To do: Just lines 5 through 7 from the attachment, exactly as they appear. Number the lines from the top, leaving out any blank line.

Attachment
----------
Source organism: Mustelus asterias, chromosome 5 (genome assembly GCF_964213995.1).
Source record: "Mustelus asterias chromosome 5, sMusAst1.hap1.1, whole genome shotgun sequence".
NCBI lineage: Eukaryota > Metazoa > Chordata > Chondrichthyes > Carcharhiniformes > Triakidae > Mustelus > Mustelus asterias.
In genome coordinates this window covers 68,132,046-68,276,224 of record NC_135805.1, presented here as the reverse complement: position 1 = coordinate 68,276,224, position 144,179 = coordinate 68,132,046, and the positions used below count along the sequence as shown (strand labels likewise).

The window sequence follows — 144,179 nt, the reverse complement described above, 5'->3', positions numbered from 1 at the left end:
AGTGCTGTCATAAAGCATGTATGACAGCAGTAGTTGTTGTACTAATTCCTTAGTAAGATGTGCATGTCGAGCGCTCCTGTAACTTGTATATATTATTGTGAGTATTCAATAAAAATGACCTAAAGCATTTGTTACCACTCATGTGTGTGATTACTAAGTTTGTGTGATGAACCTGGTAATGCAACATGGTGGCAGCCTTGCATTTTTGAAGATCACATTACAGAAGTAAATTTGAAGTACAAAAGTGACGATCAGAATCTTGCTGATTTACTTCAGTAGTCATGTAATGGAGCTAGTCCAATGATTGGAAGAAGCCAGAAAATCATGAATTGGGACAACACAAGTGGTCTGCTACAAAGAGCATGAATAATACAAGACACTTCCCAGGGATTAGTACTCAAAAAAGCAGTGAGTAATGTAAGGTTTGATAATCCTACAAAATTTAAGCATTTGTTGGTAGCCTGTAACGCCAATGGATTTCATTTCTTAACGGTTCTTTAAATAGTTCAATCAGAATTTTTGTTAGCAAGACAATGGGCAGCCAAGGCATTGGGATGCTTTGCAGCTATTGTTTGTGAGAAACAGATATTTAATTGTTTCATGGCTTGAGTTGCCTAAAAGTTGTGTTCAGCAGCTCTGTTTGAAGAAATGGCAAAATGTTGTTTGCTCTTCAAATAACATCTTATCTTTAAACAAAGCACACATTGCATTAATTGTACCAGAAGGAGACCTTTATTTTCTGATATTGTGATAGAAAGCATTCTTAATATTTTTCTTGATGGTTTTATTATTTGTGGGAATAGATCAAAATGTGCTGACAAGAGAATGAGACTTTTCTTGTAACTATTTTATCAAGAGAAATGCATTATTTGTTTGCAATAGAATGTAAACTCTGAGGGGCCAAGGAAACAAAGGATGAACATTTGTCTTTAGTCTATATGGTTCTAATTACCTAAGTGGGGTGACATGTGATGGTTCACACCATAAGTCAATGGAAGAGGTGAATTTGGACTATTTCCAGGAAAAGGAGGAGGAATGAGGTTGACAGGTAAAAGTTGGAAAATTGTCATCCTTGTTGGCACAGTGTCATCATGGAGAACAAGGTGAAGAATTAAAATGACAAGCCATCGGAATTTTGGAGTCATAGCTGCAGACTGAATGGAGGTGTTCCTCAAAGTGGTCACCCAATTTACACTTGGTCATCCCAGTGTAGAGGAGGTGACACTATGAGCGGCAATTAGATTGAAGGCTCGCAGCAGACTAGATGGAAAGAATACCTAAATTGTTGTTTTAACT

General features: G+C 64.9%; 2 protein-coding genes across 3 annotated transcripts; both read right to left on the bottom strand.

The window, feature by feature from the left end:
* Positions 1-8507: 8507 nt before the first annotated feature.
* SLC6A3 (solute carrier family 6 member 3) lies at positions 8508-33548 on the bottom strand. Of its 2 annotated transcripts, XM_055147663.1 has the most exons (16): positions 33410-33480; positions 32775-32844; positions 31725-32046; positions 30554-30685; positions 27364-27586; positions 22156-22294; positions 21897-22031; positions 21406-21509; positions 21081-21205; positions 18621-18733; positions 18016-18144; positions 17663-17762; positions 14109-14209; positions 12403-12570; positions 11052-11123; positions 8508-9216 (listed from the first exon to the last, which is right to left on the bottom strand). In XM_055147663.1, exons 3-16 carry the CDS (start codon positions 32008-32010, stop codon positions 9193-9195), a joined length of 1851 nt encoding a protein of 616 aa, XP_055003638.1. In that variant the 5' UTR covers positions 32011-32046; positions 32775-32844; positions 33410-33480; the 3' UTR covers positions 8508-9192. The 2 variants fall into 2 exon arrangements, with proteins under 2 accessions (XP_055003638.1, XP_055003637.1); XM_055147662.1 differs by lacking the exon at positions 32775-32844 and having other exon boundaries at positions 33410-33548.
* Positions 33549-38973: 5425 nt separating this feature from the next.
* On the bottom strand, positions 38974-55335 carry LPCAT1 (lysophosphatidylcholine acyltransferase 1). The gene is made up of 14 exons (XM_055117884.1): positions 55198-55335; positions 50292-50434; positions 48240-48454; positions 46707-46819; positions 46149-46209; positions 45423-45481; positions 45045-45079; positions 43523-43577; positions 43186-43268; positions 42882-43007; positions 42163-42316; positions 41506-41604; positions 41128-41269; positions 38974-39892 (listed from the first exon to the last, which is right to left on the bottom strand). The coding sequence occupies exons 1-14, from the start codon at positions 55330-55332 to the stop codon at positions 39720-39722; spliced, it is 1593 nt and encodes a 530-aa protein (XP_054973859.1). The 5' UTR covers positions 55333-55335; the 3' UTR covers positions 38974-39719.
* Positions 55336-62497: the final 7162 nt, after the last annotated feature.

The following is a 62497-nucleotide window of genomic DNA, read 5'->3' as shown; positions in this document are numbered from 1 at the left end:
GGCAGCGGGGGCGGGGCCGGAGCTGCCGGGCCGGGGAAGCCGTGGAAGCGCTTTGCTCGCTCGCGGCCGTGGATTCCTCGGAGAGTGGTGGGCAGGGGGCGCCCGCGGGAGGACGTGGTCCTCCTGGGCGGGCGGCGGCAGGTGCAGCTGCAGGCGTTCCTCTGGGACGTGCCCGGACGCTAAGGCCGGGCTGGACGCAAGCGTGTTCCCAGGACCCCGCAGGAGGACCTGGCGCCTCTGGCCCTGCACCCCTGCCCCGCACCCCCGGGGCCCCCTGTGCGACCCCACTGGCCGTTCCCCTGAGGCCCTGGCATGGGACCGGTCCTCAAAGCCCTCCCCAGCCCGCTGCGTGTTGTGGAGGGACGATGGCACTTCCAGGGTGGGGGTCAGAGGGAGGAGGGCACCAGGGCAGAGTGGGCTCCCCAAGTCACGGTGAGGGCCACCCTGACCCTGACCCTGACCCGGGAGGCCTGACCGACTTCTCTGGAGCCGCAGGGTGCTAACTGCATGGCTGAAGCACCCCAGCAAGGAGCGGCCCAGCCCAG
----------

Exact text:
The window sequence follows — 144,179 nt, the reverse complement described above, 5'->3', positions numbered from 1 at the left end:
AGTGCTGTCATAAAGCATGTATGACAGCAGTAGTTGTTGTACTAATTCCTTAGTAAGATGTGCATGTCGAGCGCTCCTGTAACTTGTATATATTATTGTGAGTATTCAATAAAAATGACCTAAAGCATTTGTTACCACTCATGTGTGTGATTACTAAGTTTGTGTGATGAACCTGGTAATGCAACATGGTGGCAGCCTTGCATTTTTGAAGATCACATTACAGAAGTAAATTTGAAGTACAAAAGTGACGATCAGAATCTTGCTGATTTACTTCAGTAGTCATGTAATGGAGCTAGTCCAATGATTGGAAGAAGCCAGAAAATCATGAATTGGGACAACACAAGTGGTCTGCTACAAAGAGCATGAATAATACAAGACACTTCCCAGGGATTAGTACTCAAAAAAGCAGTGAGTAATGTAAGGTTTGATAATCCTACAAAATTTAAGCATTTGTTGGTAGCCTGTAACGCCAATGGATTTCATTTCTTAACGGTTCTTTAAATAGTTCAATCAGAATTTTTGTTAGCAAGACAATGGGCAGCCAAGGCATTGGGATGCTTTGCAGCTATTGTTTGTGAGAAACAGATATTTAATTGTTTCATGGCTTGAGTTGCCTAAAAGTTGTGTTCAGCAGCTCTGTTTGAAGAAATGGCAAAATGTTGTTTGCTCTTCAAATAACATCTTATCTTTAAACAAAGCACACATTGCATTAATTGTACCAGAAGGAGACCTTTATTTTCTGATATTGTGATAGAAAGCATTCTTAATATTTTTCTTGATGGTTTTATTATTTGTGGGAATAGATCAAAATGTGCTGACAAGAGAATGAGACTTTTCTTGTAACTATTTTATCAAGAGAAATGCATTATTTGTTTGCAATAGAATGTAAACTCTGAGGGGCCAAGGAAACAAAGGATGAACATTTGTCTTTAGTCTATATGGTTCTAATTACCTAAGTGGGGTGACATGTGATGGTTCACACCATAAGTCAATGGAAGAGGTGAATTTGGACTATTTCCAGGAAAAGGAGGAGGAATGAGGTTGACAGGTAAAAGTTGGAAAATTGTCATCCTTGTTGGCACAGTGTCATCATGGAGAACAAGGTGAAGAATTAAAATGACAAGCCATCGGAATTTTGGAGTCATAGCTGCAGACTGAATGGAGGTGTTCCTCAAAGTGGTCACCCAATTTACACTTGGTCATCCCAGTGTAGAGGAGGTGACACTATGAGCGGCAATTAGATTGAAGGCTCGCAGCAGACTAGATGGAAAGAATACCTAAATTGTTGTTTTAACT

General features: G+C 64.9%; 2 protein-coding genes across 3 annotated transcripts; both read right to left on the bottom strand.